Gilded Flickers

Gilded Flickers (Colaptes chrysoides)

The Gilded Flickers (Colaptes chrysoides) – also known as Cape Gilded or Common Flicker – is one of the larger woodpeckers in the Picidae family.

A group of flickers has several names: a guttering, a menorah, and a Peterson.

In the 1960s, the Gilded Flicker, Red-shafted, and Yellow-shafted Flickers were all grouped as conspecifics (subspecies) of the “Northern Flicker.” The main reason for this was the extensive interbreeding between these subspecies.

A Woodpecker on Tree Gilded Flickers
A Woodpecker on Tree-Gilded Flickers

However, in 1995, the Gilded Flicker was recognized as a full species in its own right based on the fact that it rarely inbreeds with the other flickers; it has a distinctive appearance; and – having adapted to desert habitats – it has its own, separate range.

While Northern Flickers can live up to 9 years, there is no data on the longevity of the Gilded but is assumed to be comparable.

Distribution / Habitat

The Gilded Flicker is a resident species of the Sonoran, Yuma, the eastern Colorado Desert regions of the southwestern United States, and northwestern Mexico. This includes all of the Baja Peninsula except the coastal regions between Tijuana in northern Baja and Guerrero Negro in central Baja California and along the west coast of the Mexican mainland south to Mazatlan.

The Gilded is considered a permanent resident throughout its range, with only short, local migratory movements.


The Gilded Flicker lives in several different types of woodland habitats. It dwells in the southwestern desert woodlands; this includes the giant cactus forests of the Sonoran Desert, other large saguaros of Arizona and Baja, California, and the Cardón cacti of Baja, California.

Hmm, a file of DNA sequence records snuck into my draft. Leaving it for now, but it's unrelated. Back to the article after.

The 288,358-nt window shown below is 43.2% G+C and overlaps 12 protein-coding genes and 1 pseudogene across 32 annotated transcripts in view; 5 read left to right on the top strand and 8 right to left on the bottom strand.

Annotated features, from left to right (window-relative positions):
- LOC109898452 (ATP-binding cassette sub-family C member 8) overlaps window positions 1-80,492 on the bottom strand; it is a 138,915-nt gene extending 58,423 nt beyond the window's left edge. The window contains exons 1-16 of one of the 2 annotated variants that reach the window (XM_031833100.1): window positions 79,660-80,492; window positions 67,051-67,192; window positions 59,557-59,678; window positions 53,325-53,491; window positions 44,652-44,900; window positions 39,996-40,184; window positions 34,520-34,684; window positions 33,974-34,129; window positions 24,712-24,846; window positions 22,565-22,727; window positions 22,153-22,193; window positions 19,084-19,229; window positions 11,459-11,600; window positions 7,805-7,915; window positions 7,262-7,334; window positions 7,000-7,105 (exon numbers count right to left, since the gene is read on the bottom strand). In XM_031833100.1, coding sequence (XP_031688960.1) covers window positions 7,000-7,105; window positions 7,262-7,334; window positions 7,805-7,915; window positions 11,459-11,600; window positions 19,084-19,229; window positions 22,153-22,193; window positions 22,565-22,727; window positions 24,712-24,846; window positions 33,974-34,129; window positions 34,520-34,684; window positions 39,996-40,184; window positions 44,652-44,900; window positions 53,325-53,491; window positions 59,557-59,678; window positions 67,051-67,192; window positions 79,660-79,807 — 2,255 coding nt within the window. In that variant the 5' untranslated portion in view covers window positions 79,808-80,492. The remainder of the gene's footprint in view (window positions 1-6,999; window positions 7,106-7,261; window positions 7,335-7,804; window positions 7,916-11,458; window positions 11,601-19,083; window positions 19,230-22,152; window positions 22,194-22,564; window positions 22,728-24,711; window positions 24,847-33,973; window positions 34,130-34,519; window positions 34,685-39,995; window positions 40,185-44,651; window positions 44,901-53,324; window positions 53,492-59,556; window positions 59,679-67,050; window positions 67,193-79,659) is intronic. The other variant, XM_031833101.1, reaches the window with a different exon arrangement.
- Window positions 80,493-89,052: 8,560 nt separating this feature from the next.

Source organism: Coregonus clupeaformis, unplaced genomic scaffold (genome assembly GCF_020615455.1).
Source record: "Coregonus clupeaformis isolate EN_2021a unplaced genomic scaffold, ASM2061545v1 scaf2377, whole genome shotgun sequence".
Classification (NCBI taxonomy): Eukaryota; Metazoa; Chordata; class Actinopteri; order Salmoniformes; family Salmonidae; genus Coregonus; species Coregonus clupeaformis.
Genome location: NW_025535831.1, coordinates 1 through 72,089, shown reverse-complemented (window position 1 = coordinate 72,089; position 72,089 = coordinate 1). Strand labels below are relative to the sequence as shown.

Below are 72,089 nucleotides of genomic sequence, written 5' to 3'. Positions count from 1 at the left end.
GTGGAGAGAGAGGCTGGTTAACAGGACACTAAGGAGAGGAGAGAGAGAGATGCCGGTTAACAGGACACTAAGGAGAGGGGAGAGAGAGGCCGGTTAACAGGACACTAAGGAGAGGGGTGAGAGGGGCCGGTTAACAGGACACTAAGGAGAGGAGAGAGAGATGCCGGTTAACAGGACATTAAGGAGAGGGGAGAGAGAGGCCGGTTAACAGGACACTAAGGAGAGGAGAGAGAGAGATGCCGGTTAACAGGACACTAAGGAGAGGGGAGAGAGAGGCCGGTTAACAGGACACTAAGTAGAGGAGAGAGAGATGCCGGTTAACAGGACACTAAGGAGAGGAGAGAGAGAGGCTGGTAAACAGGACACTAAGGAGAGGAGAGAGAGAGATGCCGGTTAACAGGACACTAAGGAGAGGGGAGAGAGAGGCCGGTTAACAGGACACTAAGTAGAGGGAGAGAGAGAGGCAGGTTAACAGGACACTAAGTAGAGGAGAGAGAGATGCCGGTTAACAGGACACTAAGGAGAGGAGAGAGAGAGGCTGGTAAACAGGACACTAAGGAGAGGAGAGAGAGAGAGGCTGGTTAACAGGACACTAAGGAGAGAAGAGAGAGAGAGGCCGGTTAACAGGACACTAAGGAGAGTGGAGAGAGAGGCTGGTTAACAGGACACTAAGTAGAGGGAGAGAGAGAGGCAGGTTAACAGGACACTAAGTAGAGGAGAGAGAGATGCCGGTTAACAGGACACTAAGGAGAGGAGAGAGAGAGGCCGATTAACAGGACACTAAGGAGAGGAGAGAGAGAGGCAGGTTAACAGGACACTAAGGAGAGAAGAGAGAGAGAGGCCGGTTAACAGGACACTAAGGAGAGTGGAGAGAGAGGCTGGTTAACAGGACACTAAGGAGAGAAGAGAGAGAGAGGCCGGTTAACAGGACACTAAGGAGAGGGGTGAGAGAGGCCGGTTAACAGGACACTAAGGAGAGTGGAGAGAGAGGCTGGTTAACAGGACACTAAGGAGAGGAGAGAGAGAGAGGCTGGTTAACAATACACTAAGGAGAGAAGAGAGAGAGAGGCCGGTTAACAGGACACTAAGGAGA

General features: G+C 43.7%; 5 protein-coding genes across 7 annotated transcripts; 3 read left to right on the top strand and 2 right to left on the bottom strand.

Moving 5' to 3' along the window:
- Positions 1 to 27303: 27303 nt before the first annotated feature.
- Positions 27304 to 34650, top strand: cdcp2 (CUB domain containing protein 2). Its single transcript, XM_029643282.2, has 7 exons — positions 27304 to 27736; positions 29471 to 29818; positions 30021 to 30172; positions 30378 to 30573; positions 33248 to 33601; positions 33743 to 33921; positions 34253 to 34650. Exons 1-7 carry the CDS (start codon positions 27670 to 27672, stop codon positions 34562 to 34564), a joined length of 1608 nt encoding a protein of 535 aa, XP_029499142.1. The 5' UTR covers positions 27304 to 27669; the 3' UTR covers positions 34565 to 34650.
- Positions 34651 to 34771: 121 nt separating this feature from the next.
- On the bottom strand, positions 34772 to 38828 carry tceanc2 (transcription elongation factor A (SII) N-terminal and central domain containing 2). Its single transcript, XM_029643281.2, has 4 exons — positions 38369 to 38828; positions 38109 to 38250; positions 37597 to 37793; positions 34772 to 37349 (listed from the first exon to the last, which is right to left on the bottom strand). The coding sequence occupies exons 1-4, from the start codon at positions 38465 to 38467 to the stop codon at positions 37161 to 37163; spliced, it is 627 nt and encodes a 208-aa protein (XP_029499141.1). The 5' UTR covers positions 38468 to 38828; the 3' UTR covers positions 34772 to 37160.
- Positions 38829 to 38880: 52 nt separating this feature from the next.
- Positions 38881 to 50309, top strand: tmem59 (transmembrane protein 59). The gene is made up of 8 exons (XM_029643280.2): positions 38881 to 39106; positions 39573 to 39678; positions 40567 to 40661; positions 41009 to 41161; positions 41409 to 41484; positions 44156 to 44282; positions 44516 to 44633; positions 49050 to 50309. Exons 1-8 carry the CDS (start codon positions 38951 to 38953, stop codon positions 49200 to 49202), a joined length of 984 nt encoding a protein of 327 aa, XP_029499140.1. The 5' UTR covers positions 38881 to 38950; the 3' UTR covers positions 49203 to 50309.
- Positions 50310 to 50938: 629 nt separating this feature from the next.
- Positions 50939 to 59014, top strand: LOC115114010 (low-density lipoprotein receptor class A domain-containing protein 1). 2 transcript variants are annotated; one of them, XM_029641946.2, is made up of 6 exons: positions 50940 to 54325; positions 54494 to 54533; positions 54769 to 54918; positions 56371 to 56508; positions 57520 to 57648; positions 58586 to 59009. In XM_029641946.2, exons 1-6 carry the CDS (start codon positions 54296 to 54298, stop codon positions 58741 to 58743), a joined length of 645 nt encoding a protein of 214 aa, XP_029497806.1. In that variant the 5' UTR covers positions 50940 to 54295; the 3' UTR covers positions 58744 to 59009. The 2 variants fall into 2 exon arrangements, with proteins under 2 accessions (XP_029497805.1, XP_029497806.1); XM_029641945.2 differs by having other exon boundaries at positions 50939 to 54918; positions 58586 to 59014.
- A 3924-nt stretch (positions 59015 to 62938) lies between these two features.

Although it prefers dry climates for nesting, it can be found in most wooded regions of North America, particularly those with mature cottonwood trees near streams; however, riparian habitats are not as quickly chosen as desert areas.

In addition, this species also frequents spaces occupied by humans, having adapted well to urban, suburban, and rural areas, as well as parks, farms, woodlots, savannas, and forest edges.

Conservation Status

Local loss of habitat has hurt the species in some locations, with overall populations declining compared to historical levels before 1900. However, there are some indications that populations have stabilized, and they are still locally common in areas of suitable habitat. T

The IUCN lists the Gilded Flicker as a species of “Least Concern.” 

Subspecies and Ranges:

Cape Gilded Flicker (Colaptes chrysoides chrysoides – Malherbe, 1852) – Nominate Form

Range: Southern Baja California in Mexico.

Brown Gilded Flicker (Colaptes chrysoides brunnescens – Anthony, 1895)

Range: Northern and Central Baja California in Mexico.

Mearn’s Gilded Flicker (Colaptes chrysoides mearnsi – Ridgway, 1911)

Range: In the United States, from extreme southeastern California (Colorado Valley) and southern and central Arizona south in the desert areas to Northwest Mexico, where they are found in northern Sonora.

Gilded Flicker (tenebrosus) (Colaptes chrysoides tenebrosus – van Rossem, 1930)

Range: Found in Mexico, from the northwestern state of Sonora south to northern Sinaloa.


Gilded Flickers Perched on Cactus
Gilded Flickers Perched on Cactus


The Gilded Flicker measures about 10-11 inches long (30 cm) with an 18-inch wingspan and weighs 3.9 ounces (100-110 grams).

Plumage Details

Distinctive golden yellow markings under the wings and tail have given the Gilded Flicker its name. The bright shaft colors are visible on the undersurface of the wings, and the birds will flash these colorful underwings at potential mates during courtship and at rivals when defending territories.